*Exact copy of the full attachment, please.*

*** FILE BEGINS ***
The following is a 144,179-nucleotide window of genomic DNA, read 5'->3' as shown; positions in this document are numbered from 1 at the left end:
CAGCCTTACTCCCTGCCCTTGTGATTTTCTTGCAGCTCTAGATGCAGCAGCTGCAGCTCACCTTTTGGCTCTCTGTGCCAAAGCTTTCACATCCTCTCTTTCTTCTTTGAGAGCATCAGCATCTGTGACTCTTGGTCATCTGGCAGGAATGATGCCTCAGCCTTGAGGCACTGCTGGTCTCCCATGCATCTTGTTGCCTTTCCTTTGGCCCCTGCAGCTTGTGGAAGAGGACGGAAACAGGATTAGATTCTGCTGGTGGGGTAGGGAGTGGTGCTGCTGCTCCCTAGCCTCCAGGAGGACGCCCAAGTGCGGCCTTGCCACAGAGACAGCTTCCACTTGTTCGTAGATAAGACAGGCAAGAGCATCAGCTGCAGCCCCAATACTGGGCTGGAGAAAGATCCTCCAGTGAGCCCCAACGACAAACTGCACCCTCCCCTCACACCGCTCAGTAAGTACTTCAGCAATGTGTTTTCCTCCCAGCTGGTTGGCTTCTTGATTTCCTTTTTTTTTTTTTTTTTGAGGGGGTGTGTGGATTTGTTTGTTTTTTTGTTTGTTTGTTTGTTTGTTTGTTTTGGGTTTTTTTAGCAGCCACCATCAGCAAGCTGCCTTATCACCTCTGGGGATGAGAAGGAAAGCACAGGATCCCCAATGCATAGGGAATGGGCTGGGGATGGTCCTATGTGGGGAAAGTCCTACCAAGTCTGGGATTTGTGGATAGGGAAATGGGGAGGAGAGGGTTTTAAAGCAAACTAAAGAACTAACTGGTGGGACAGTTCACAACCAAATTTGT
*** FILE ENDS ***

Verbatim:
The following is a 144,179-nucleotide window of genomic DNA, read 5'->3' as shown; positions in this document are numbered from 1 at the left end:
CAGCCTTACTCCCTGCCCTTGTGATTTTCTTGCAGCTCTAGATGCAGCAGCTGCAGCTCACCTTTTGGCTCTCTGTGCCAAAGCTTTCACATCCTCTCTTTCTTCTTTGAGAGCATCAGCATCTGTGACTCTTGGTCATCTGGCAGGAATGATGCCTCAGCCTTGAGGCACTGCTGGTCTCCCATGCATCTTGTTGCCTTTCCTTTGGCCCCTGCAGCTTGTGGAAGAGGACGGAAACAGGATTAGATTCTGCTGGTGGGGTAGGGAGTGGTGCTGCTGCTCCCTAGCCTCCAGGAGGACGCCCAAGTGCGGCCTTGCCACAGAGACAGCTTCCACTTGTTCGTAGATAAGACAGGCAAGAGCATCAGCTGCAGCCCCAATACTGGGCTGGAGAAAGATCCTCCAGTGAGCCCCAACGACAAACTGCACCCTCCCCTCACACCGCTCAGTAAGTACTTCAGCAATGTGTTTTCCTCCCAGCTGGTTGGCTTCTTGATTTCCTTTTTTTTTTTTTTTTTGAGGGGGTGTGTGGATTTGTTTGTTTTTTTGTTTGTTTGTTTGTTTGTTTGTTTTGGGTTTTTTTAGCAGCCACCATCAGCAAGCTGCCTTATCACCTCTGGGGATGAGAAGGAAAGCACAGGATCCCCAATGCATAGGGAATGGGCTGGGGATGGTCCTATGTGGGGAAAGTCCTACCAAGTCTGGGATTTGTGGATAGGGAAATGGGGAGGAGAGGGTTTTAAAGCAAACTAAAGAACTAACTGGTGGGACAGTTCACAACCAAATTTGT